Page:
The KEYSTACK command overcomes two weaknesses of input redirection:
1) some programs ignore standard input and read the keyboard through Windows APIs, and
2) input redirection doesn't end until the program or command terminates. You can't, for example, use redirection to send the first few commands to a program and then type the rest of the commands yourself. But KEYSTACK lets you do exactly that.
KEYSTACK sends keystrokes to an application program. Once the KEYSTACK buffer is empty, the program will receive the rest of its input from the keyboard. KEYSTACK is useful when you want a program to take certain actions automatically when it starts. It is most often used in batch files and aliases.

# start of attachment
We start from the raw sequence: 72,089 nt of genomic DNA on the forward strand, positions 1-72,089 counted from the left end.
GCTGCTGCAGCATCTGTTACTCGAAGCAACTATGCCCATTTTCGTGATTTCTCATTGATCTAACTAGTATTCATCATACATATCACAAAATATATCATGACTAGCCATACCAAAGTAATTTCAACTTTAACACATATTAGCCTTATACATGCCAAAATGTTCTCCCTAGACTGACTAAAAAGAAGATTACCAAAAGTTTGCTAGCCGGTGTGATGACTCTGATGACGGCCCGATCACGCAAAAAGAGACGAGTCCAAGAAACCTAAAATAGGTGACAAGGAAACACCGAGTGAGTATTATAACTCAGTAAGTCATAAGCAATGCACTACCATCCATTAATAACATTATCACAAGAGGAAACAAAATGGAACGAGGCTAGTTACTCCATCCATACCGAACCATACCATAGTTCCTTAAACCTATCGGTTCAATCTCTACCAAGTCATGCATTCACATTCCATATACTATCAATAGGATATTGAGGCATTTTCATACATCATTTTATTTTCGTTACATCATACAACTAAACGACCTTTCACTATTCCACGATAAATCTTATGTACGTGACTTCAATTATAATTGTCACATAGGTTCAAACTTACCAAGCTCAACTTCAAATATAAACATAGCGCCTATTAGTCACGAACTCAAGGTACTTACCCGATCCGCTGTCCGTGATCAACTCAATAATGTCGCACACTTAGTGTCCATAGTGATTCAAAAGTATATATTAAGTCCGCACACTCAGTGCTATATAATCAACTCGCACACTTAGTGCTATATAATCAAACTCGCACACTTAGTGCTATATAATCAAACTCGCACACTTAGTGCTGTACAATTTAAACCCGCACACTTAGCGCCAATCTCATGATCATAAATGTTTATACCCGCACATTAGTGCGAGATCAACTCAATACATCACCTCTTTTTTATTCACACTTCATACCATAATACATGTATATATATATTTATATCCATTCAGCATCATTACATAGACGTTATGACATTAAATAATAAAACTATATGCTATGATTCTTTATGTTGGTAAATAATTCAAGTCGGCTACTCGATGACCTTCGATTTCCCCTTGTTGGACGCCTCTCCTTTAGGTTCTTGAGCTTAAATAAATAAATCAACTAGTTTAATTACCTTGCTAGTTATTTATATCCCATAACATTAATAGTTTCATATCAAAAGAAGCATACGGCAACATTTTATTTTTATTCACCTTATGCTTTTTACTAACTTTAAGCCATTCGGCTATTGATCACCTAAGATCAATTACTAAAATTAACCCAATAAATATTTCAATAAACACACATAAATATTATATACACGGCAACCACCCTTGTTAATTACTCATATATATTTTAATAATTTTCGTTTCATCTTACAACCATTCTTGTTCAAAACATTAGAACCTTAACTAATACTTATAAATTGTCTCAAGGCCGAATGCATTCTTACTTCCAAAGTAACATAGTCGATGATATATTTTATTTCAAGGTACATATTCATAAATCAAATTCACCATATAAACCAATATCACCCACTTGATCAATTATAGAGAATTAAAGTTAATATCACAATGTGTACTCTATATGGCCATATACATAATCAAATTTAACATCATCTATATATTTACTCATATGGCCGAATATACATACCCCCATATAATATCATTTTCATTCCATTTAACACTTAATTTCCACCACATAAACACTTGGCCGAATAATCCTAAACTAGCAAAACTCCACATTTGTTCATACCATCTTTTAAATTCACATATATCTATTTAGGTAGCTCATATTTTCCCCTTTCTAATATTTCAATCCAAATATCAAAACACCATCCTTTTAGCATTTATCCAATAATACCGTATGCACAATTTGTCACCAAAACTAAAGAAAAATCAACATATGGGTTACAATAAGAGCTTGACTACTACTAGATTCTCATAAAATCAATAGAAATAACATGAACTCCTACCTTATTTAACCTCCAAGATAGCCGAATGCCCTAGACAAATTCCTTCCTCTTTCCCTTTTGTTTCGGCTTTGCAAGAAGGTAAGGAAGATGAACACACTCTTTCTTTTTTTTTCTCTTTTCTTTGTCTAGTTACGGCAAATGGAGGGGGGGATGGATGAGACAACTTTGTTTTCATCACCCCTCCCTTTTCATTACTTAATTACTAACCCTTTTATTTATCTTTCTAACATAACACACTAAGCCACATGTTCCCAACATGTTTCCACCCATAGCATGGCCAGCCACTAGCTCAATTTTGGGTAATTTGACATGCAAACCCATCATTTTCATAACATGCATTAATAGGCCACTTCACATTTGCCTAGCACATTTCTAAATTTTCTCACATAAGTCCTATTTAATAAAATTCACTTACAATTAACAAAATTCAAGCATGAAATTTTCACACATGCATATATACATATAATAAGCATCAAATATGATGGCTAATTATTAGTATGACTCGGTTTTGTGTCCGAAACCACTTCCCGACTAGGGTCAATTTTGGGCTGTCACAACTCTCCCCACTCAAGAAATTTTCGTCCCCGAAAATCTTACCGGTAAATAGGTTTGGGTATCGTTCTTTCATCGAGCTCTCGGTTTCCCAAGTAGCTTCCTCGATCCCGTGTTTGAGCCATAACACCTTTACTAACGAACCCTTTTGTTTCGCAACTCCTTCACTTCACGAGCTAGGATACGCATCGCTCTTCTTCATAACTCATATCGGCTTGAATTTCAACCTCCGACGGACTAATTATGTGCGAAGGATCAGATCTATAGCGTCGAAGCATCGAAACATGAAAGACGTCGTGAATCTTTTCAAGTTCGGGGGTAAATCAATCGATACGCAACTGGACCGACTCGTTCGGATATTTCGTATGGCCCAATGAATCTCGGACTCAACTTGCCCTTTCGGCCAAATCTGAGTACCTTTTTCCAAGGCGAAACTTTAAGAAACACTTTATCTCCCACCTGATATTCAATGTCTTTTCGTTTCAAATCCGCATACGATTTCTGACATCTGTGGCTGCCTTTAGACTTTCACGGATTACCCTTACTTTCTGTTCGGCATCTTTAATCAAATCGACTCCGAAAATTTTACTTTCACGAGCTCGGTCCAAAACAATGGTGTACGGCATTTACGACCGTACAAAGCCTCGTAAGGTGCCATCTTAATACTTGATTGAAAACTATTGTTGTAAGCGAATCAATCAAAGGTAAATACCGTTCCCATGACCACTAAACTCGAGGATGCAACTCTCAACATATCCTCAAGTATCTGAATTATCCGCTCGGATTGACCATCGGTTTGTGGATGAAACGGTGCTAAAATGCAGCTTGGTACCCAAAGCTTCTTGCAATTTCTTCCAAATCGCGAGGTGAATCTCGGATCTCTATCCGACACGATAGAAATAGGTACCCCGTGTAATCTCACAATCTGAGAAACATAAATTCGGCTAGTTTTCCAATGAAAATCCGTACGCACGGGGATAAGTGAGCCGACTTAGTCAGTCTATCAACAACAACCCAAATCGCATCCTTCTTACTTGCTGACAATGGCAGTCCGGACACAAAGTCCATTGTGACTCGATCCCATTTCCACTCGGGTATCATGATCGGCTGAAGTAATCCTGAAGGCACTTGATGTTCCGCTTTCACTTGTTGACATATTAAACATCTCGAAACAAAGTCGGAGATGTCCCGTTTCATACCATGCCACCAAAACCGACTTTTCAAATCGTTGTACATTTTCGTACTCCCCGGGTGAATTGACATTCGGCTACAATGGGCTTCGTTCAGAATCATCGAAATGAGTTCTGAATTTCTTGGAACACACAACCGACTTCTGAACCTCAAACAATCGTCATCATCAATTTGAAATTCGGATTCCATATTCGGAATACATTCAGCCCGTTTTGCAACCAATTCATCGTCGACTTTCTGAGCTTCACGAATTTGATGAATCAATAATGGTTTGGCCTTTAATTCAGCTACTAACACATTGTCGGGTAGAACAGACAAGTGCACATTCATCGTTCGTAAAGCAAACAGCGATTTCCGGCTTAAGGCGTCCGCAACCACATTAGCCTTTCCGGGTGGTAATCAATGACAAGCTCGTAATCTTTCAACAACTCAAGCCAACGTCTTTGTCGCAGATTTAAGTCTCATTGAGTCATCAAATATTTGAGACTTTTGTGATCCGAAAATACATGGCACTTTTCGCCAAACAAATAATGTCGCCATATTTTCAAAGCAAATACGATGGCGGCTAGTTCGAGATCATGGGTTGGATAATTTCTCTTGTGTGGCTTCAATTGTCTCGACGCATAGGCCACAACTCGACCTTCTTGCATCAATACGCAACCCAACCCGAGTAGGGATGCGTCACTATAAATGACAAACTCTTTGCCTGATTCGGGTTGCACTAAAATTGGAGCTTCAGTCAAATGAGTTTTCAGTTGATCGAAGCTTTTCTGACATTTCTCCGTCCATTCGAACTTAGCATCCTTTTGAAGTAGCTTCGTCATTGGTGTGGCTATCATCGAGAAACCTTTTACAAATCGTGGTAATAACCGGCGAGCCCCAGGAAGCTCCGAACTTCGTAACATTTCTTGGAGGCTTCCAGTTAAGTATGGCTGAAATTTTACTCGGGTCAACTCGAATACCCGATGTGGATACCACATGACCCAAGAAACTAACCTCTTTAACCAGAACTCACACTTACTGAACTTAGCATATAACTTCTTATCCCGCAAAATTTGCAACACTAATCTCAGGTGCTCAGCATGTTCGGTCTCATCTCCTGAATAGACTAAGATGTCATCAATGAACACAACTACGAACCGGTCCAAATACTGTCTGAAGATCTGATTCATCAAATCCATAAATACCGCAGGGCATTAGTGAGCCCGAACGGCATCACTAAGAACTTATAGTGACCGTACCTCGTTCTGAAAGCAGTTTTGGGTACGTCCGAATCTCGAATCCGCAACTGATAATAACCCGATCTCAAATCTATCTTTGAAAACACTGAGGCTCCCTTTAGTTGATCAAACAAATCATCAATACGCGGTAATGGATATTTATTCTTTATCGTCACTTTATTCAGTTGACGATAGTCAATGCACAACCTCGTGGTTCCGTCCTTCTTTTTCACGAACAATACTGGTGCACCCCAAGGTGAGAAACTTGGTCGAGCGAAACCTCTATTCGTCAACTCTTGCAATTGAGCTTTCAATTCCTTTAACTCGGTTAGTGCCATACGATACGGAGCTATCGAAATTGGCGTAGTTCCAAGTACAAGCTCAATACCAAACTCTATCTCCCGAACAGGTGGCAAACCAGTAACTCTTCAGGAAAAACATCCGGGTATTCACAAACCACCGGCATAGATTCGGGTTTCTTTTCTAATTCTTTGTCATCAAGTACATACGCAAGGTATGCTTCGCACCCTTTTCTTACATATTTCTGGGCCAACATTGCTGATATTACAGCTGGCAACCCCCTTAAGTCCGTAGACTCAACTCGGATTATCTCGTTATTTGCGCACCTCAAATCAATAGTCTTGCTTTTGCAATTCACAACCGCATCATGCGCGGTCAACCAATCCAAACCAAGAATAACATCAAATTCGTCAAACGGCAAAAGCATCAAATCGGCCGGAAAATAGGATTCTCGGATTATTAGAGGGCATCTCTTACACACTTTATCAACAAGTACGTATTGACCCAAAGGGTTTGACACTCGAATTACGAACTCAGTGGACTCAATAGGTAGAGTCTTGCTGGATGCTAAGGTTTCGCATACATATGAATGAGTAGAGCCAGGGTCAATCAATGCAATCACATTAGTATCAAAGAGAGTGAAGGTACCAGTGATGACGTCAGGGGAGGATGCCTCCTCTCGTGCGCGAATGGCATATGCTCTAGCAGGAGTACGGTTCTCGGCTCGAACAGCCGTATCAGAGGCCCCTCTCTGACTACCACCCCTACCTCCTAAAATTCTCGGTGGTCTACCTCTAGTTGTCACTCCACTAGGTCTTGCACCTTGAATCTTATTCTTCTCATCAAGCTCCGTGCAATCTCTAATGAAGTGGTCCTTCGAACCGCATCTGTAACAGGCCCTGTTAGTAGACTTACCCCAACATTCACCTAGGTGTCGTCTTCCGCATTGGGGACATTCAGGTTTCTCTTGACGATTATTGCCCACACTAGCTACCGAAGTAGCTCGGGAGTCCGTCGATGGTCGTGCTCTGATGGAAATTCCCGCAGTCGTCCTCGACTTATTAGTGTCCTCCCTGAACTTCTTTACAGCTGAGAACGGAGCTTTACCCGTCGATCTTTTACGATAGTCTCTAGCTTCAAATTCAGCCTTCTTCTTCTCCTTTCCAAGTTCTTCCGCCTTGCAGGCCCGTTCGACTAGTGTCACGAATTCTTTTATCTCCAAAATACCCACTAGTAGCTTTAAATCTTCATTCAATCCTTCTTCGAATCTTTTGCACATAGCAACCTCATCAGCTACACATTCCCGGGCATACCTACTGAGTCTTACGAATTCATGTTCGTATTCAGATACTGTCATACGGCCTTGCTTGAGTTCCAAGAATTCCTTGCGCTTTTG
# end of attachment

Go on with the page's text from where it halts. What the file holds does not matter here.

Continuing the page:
To place the letters, digits, and punctuation marks you would normally type for your program into the KEYSTACK buffer, enclose them in double quotes:
Many other keys can be entered into the Keystack using their names. This example puts the F1 key followed by the Enter key in the KEYSTACK:
keystack F1 Enter
See Keys and Key names for details on how key names are entered. See the KEYSTACK command for information on using numeric key values along with or instead of key names, and other details about using the Keystack.
You must activate the window for the program that will receive the characters before you place them into the Keystack. See KEYSTACK for additional details; see ACTIVATE for information on activating a specific window.